Lubix Stereo Bluetooth Headset Review

RA1D - 2008-07-09 08:21:09 in Mobile
Category: Mobile
Reviewed by: RA1D   
Reviewed on: July 29, 2008
Price: $49.98


As our lifestyles become more and more mobile, we are always in search of something that can let us have less wires and become less tethered to our homes and devices. One device that came out a while ago, that many are familiar with, is the bluetooth headset. These allowed people to talk on their cellphones without having to hold anything to their ear, and didn't have very many flaws. Now, while these are great for talking on the phone, they aren't very good at doing things that phones are now able to do: listening to music, for example.

The Lubix Stereo Bluetooth Headset is an answer to this problem. They use the A2DP stereo profile to allow a stereo audio stream to get sent to your headset, and keep the support for the old mono audio and microphone profiles in order to allow you to use the device as a wireless headset. Lets take a look at how the A2DP preforms, and see how well these headphones work.

Closer Look:

The Lubix Stereo Bluetooth Headset comes in a standard cardboard box packaging and has a protective plastic case that holds the headset in a small window letting you see it through the box. Listed on the front and back are some of the products features.









Inside the box are several accessories that come with the Lubix. There is a USB cable for charging the device, and a wall adapter to allow the USB cable to be used in conjunction with a standard wall outlet. There is also an instruction manual and several different ear pieces.




Closer Look:

The Lubix Stereo Bluetooth Headset itself has two halves that stick to each other using a small magnet. These two sides can be separated to form the left and right ear bud. The left ear bud has several controls - an on/off switch, and a USB plug to charge the device. The controls allow you to manage what song is playing, or accept/hang up on calls, depending on what mode the headset is on. While the controls are small, they are still quite usable, and if you have a memory good enough to remind you which one performs which function while in your ear, you'll be all set.














Product name
Lubix NC1 Stereo Bluetooth Headset
Wireless standard
Bluetooth 2.0 Class 2, Bluetooth 1.1
Supported profiles


Operating time

6 hrs talk / 5 hrs music playback / 150 hrs standby

Max. output power
10 mW + 10 mW
Frequency response
20 – 20,000 Hz ± 3 dB
110 dB
Wireless range
33 ft. (10 m) maximum
Power source

Lithium-polymer battery

Recharge with USB cable or wall adaptor (both included)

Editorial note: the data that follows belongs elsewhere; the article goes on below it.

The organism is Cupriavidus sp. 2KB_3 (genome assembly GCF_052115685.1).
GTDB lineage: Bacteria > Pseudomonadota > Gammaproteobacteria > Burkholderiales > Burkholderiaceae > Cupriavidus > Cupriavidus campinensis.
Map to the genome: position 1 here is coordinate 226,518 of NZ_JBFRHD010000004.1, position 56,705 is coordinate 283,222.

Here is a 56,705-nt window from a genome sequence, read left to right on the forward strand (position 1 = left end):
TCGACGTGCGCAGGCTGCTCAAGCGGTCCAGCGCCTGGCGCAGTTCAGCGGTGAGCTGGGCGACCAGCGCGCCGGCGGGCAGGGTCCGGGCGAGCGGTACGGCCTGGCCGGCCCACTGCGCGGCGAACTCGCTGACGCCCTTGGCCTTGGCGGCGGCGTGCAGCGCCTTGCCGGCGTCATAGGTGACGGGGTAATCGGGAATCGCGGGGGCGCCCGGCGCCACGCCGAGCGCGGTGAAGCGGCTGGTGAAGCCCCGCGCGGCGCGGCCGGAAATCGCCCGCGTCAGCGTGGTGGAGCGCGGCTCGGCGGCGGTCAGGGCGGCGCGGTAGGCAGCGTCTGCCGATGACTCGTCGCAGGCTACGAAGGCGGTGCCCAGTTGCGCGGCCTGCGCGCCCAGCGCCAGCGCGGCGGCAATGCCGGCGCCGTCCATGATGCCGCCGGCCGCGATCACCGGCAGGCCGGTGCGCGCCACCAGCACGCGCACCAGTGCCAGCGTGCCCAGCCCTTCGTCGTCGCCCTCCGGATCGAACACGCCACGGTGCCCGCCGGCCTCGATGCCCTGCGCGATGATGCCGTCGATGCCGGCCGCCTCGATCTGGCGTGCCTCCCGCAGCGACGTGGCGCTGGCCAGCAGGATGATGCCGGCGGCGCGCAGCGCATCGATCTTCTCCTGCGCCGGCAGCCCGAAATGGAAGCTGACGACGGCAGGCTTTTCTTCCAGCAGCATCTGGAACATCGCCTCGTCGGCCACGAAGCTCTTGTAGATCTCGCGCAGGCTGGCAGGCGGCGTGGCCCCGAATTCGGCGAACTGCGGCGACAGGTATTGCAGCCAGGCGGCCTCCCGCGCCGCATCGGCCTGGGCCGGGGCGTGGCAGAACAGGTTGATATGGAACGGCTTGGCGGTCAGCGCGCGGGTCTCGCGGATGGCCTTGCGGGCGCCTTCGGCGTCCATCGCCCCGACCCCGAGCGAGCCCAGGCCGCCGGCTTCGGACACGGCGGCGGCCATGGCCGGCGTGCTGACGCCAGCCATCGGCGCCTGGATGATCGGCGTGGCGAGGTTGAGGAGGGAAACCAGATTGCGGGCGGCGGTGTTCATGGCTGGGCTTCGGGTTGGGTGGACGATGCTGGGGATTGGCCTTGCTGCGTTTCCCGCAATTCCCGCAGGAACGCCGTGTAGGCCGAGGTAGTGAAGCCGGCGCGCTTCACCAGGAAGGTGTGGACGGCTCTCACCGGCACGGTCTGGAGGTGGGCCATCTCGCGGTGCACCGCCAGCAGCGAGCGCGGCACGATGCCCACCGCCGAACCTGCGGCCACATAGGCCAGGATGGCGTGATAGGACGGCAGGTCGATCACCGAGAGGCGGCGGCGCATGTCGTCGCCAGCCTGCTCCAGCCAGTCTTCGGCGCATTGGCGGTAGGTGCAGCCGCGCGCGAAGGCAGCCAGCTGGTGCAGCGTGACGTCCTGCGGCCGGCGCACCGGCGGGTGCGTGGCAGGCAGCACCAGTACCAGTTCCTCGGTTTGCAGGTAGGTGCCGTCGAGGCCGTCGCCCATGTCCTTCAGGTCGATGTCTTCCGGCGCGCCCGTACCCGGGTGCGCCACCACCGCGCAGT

Available in white, black, and blue
38mm x 42mm x 13mm
22g (0.8 oz)





To test the Lubix Stereo Bluetooth Headset, I will use them for about a week in varying environments using varying connections methods. I will connect the device to both my phone, an LG VX 9900, as well as my laptop, a MacBook Pro 15". Both of these devices have bluetooth built in, so I won't be using any external connectors. Then I will either listen to music, or make a phone call, depending on what I am connected to, and report my findings.


Testing Setup:



The music that I listened to on the Lubix Stereo Bluetooth Headset left me with much to be desired. All files played were V0 quality MP3s, but all of them sounded about like 48Kbps quality. Bass was practically non-existent and the entire thing simply sounded "twangy."



While the Lubix didn't do very well with music, it did a much better job with calls. The main reason for this is because you don't need super high quality sound reproduction when you are talking over a cellphone since the compression applied by the carrier already knocks the quality down. I found these suitable for listening to calls, and the people on the other side of the phone had no complaints either. While it is a little different to have something in both ears for a phone call, it wasn't too bothersome.



There are some features a headset like this needs to have, one of them being the ability to seamlessly transfer from listening to music to making calls. If you have both a music playing device and a phone connected when a call comes in, pressing any button except the disconnect handles this for you, and sends you back to the music when you are finished. The only complaint here is how the buttons are situated, which could lead to accidentally pressing the disconnect button when someone calls. Another feature unique to this headset is the 3D sound modes. These allow you to change how the sound is processed when it is presented to you, however I found that I enjoyed the standard setting more, and left it there. Finally, the issue of comfort. This headset uses the ear-bud style that any iPod user will be familiar with. While obvious efforts were made to make these more comfortable, they really didn't do much for me, still making me want to yank them out after just a short amount of use. This might be an issue more with my ears than the headset, and your findings might differ.



The Lubix Stereo Bluetooth Headset was somewhat of a disappointment for me. While I didn't expect great things from a wireless pair of headphones/headset bundle, I at least hoped that the sound quality would be acceptable. It turned out that this setup returned shoddy quality over A2DP, but acceptable quality for telephone use. The added buttons that allow control over your mp3 player or phone are a nice addition, although they might not all work, depending on what equipment you decide to use them with. At least Lubix put in the forethought to provide a generous amount of accessories that will allow you to charge the device anywhere, as well as find the ear bud adapters that are most comfortable for you. In conclusion, the Lubix is a nice bluetooth headset to use in a telephony situation, but not a very good device to listen to your tunes on.